Why some people don’t like goal setting… and what to do!
We set goals to satisfy our human needs. Models that have been developed over the years to maximise human potential and to increase performance all agree that goal setting, even at its most basic form, is the key for succeeding and therefore staying happy. Otherwise, it would be a hit and miss game, and endless disappointments if we don’t set goals. The result of not setting goals and taking random actions is a downward spiral towards increased anxiety, losing our self-belief, our confidence and most importantly - our happiness.
Goal setting is an act of commitment and achieving goals requires a consistent structure, ongoing motivation and taking constant action.
So, knowing the importance of goal setting, why do some people still avoid it?
5 reasons why people avoid goal setting
The five most common underlying reasons that I have encountered in my coaching sessions with my clients who avoid goal setting are as follows:
1. Chasing after the 'happily ever after'
I truly believe that the concept of 'happily ever after' does exist; there is this magical moment that you will live 'happily ever after' and everything will just fall perfectly into place. That magical moment is when you find yourself. It’s the moment when you come to the realisation of what is important to you and what you truly want in your life.
It’s the dependant 'happily ever after' that triggers not liking the goal setting.
If we truly believe that we have all the resources within ourselves to achieve everything that fulfils our dreams, we will find goal setting an inspirational and motivational task to do.
2. Don’t like the limitation
As human beings in the most abstract form, we value freedom and diversity. Setting goals for some people may feel like settling for something less than wholeness.
What about the potential we could have in our lives? Are we going to neglect this potential to have everything by setting limited goals?
This is a very limiting decision that we have unconsciously made most probably sometime in our childhood and it’s now stopping us from thinking strategically.
In fact, by setting goals not only you are not limiting yourself, but also you are giving life to your wildest dreams, and to everything else that makes you truly happy.
This is a big one! Somehow you have unconsciously associated goal setting with difficult challenges and negative emotions such as fear.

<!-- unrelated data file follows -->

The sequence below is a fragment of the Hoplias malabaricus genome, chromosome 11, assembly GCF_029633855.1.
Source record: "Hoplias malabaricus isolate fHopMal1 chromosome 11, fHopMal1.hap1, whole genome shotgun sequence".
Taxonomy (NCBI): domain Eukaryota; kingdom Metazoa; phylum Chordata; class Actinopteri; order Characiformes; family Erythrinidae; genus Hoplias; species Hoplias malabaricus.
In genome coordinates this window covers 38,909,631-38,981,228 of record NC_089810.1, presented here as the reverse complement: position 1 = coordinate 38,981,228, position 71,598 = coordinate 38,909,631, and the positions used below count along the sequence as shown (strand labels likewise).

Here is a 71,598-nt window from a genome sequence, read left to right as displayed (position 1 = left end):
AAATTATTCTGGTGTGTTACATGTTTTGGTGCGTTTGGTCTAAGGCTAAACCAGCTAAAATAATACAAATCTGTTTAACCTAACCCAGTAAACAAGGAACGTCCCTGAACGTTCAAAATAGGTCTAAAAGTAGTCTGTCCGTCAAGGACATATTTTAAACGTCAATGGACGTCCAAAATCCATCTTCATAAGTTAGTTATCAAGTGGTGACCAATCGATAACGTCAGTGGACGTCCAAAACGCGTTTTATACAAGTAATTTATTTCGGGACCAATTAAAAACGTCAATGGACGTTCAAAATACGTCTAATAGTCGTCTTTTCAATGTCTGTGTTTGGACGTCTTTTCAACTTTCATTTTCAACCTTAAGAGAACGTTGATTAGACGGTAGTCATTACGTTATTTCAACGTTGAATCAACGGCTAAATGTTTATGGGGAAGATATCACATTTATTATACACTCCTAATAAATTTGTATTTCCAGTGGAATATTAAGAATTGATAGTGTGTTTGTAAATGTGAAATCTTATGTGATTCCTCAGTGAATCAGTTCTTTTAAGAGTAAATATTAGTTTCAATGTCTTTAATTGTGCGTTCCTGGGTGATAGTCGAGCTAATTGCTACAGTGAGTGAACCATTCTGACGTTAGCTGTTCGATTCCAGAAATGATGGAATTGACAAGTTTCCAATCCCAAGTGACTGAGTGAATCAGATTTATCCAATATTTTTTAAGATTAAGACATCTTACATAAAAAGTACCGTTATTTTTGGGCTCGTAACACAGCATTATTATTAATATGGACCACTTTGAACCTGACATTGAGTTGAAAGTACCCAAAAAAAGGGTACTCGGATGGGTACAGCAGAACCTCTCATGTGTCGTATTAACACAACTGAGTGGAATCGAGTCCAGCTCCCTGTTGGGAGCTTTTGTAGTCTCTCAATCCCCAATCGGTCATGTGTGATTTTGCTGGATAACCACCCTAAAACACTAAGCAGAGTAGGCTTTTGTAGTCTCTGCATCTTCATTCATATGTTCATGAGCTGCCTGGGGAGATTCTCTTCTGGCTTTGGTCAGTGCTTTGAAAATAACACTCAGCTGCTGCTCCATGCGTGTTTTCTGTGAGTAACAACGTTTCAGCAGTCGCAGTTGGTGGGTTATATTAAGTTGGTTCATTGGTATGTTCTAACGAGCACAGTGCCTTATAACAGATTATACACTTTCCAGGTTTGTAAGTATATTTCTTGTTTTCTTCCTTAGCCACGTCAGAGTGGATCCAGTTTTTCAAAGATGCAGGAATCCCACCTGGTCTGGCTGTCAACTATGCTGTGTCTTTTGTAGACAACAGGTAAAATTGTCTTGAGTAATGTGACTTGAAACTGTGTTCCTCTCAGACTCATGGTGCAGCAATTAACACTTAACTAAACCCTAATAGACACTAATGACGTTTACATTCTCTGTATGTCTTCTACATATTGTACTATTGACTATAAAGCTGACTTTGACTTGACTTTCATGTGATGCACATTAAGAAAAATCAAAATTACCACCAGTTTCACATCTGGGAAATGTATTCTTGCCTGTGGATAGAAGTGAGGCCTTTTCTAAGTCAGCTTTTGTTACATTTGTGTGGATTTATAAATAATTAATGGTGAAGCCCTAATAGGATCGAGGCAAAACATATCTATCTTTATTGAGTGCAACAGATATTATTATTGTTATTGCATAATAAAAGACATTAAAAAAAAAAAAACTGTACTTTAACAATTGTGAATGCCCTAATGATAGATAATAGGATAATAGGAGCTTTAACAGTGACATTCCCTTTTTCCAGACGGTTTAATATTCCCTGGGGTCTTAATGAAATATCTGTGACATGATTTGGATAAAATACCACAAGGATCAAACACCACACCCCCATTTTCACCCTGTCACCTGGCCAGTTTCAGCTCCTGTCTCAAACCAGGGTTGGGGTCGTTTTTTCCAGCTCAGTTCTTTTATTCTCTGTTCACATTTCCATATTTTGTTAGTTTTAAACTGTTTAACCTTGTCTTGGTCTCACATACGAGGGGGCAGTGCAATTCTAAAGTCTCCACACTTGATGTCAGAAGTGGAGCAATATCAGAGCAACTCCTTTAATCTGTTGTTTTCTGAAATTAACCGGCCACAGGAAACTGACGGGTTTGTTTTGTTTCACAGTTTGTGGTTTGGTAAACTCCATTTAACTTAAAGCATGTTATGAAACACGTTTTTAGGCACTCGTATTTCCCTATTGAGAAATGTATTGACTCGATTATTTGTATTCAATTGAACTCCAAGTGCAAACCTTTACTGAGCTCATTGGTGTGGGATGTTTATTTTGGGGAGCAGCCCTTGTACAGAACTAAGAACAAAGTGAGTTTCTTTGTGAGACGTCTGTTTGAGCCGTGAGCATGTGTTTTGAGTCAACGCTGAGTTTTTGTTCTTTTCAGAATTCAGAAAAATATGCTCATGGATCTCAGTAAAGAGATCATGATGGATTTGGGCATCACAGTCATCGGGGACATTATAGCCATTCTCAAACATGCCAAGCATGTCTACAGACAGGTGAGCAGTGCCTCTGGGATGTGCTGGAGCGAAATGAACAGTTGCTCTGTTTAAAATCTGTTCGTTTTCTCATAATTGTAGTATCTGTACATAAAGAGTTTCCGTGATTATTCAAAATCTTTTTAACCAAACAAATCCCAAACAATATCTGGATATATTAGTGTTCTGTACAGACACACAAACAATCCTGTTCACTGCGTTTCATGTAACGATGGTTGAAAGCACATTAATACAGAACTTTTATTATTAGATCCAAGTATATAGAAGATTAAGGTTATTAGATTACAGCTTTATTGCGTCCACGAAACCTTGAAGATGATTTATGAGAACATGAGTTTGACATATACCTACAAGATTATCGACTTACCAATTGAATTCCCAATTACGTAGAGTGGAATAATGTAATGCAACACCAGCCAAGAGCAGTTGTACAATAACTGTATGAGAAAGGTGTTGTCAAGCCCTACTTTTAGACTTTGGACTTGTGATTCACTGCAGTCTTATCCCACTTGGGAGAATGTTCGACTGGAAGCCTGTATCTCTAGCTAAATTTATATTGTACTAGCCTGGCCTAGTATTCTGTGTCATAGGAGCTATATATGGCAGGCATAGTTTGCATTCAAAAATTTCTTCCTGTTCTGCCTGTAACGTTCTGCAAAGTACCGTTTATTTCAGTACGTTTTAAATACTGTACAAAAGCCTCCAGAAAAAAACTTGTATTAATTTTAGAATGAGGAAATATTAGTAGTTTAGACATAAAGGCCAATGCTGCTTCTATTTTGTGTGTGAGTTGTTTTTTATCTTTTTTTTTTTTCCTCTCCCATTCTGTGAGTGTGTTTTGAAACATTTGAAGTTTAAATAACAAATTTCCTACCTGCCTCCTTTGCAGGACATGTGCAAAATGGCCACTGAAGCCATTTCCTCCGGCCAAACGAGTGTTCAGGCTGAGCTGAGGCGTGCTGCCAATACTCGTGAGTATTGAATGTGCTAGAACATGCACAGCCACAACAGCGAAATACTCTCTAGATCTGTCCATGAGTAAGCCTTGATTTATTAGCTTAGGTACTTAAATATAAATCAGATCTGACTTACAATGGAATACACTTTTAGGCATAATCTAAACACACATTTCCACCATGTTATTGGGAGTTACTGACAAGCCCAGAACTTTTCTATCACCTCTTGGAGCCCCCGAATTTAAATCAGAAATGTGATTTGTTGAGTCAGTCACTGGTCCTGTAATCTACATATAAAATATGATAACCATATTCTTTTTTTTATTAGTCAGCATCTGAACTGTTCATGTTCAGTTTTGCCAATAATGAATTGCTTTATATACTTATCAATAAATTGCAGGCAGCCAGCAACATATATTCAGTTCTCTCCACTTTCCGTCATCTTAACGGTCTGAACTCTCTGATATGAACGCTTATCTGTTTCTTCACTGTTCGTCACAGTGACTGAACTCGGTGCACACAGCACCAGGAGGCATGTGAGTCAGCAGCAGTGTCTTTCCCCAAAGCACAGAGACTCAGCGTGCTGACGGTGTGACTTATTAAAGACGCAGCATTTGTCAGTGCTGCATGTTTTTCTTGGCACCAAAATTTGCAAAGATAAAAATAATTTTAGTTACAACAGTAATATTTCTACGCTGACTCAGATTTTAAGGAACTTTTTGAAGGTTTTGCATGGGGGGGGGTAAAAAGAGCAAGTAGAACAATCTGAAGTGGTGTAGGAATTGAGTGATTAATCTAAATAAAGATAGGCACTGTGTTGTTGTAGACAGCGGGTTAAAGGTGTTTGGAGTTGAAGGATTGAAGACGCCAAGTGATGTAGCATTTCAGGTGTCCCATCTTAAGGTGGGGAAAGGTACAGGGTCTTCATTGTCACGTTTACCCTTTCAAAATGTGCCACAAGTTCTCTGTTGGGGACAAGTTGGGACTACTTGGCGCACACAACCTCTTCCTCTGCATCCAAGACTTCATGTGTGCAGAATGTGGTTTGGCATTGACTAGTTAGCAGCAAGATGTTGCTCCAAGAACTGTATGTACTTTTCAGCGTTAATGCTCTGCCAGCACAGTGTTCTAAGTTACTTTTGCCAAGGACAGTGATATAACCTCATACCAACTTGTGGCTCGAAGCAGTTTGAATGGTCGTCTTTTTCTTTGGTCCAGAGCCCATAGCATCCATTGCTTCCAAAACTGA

Here is how you can get over the negative feeling: set your most challenging goal that may feel, seem or sound impossible at this moment. Then, start reverse engineering your goal step by step back into smaller goals that eventually will lead to where you currently are standing. Always consider more than one option for accomplishing every single step.
Doing this experiment a few times can give your mind the reassurance that just because the goal is big doesn’t make it impossible to achieve.
4. Not knowing their motivation strategy…
Most people think positivity and setting goals go hand in hand. In fact, for most people, this is quite the opposite and they won’t be motivated by positivity and goals linked to positive thinking.
Some people get their drive from being in negative situations and in fact, their drive and their motivation come from moving away from these difficulties. This makes goal setting very difficult for these people as they don’t have a destination to go to. They will only go so far as they are distant enough from their current problem.
5. “I don’t have any goals!”
Do you know what is important to you in any particular area of your life?
Do you know what makes you happy and fulfilled in life? Or do you only live to fulfil what is important for the people around you?
If you are struggling to answer any of the questions above then you will find goal setting a very difficult task to do.
You need to know what is important to you in various areas of your life. You need to know this conflict-free. Obligatory, negative and comparative answers are conflicting indicators. For example, in health and fitness, expressions such as “I must get fit”, “I hate being unfit” or “it’s better to be fit” are all answers that carry conflict.
It makes no sense to have no goals and expecting to get somewhere good. Without a goal, you may end up somewhere in life, but that place won’t necessarily be where you will be happy.
Without a goal, the most precious resource that we have, that is time, is wasted.
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